DE PALMA WANTED TO SAVE WHAT HE HAD TO SAY ABOUT HITCHCOCK FOR PALTROW/BAUMBACH DOC
RogerEbert.com's Patrick Z. McGavin posted an interview last week with Kent Jones, who has a new documentary, Hitchcock/Truffaut, about the meetings between Francois Truffaut and Alfred Hitchcock that took place across eight days in 1962. Those meetings, of course, led to the book of the same name, which can be found on the bookshelves of film lovers everywhere.
"Brian De Palma is the one conspicuous absence among the group of contemporary directors," McGavin says to Jones midway through the interview. "Did he not want to participate in the film?"
Jones replies, "For a very specific reason, because Noah Baumbach and Jake Paltrow just did a movie about him. They worked on that film for about four years. I asked [De Palma] and he said he wanted to save what he thought about Hitchcock for their movie. We just showed the documentary [De Palma] at the New York Film Festival. Noah and I are pretty good friends, and we kind of exchanged movies at a certain point and we both were amazed at how much they just talked to each other. That’s what their movie is, just Brian and nobody else. He’s talking about his craft, and he’s talking a lot about Vertigo. In fact, the movie begins with a clip from Vertigo. That seemed like a very compelling reason for [De Palma] to not be in [this] film."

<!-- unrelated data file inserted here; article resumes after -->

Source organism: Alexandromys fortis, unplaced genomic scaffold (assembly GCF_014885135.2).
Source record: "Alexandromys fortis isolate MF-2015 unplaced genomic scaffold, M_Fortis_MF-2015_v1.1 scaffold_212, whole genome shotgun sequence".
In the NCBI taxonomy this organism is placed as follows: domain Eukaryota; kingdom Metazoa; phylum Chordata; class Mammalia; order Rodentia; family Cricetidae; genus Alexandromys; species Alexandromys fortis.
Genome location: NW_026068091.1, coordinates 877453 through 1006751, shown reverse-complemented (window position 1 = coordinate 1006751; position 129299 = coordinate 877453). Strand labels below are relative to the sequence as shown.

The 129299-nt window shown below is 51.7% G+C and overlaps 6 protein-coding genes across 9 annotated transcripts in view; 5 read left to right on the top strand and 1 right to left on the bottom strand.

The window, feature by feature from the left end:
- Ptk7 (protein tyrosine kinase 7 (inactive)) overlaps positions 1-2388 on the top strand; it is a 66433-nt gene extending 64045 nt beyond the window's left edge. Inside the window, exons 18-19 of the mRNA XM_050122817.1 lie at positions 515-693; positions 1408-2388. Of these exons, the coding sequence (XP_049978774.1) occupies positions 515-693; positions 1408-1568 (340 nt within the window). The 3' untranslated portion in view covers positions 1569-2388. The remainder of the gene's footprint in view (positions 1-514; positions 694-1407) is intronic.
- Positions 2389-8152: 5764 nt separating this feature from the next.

Also at RogerEbert.com, Odie Henderson reviews Hitchcock/Truffaut. Henderson concludes in his review, "One interview subject you might be expecting is missing from Hitchcock/Truffaut. Brian De Palma declined to appear in the film, but he had a good reason. He was busy sitting with Noah Baumbach and Jake Paltrow for their one-man interview/documentary, De Palma. That film, which is also quite good, would make a great double feature with Hitchcock/Truffaut. Both films feature a director talking to another director about his body of work. The similarities are complementary, and I can think of no better way to waste an afternoon if you love movies."